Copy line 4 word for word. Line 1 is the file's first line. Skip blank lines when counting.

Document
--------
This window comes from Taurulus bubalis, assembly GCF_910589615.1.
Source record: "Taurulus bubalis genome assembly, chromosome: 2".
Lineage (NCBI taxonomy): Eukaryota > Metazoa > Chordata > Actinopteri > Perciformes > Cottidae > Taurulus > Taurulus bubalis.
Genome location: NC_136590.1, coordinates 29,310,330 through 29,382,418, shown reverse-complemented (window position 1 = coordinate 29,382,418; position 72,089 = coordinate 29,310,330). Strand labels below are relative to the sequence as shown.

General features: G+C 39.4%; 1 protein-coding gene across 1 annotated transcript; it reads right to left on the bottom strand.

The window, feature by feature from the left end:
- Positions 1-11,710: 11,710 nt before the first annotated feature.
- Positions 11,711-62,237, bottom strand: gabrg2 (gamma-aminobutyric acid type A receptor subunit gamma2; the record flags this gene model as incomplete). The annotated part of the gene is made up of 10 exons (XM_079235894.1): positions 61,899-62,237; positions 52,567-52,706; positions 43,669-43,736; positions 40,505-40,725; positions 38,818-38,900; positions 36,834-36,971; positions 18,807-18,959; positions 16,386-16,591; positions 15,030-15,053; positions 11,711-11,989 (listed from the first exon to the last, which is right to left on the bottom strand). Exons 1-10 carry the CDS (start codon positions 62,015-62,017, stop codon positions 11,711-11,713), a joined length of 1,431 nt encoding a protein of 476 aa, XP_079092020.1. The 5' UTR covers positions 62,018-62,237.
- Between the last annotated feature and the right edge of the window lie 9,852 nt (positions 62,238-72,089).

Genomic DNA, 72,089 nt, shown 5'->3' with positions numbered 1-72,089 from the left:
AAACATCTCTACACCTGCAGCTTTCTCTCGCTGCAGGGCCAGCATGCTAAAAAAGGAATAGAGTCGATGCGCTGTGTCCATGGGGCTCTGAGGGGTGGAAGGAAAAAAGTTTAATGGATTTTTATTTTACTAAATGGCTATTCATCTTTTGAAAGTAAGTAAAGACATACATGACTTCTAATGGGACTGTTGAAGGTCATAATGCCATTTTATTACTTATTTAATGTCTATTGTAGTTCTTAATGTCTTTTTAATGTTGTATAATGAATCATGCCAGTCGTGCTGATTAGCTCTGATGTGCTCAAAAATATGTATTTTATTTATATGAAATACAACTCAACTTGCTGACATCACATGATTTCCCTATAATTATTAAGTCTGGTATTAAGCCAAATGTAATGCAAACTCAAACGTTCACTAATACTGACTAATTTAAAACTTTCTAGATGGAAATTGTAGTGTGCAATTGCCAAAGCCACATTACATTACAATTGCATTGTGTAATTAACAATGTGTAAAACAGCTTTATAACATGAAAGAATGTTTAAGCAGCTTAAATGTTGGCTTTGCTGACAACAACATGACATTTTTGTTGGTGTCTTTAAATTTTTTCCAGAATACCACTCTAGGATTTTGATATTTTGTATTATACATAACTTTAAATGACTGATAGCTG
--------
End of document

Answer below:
Genome location: NC_136590.1, coordinates 29,310,330 through 29,382,418, shown reverse-complemented (window position 1 = coordinate 29,382,418; position 72,089 = coordinate 29,310,330). Strand labels below are relative to the sequence as shown.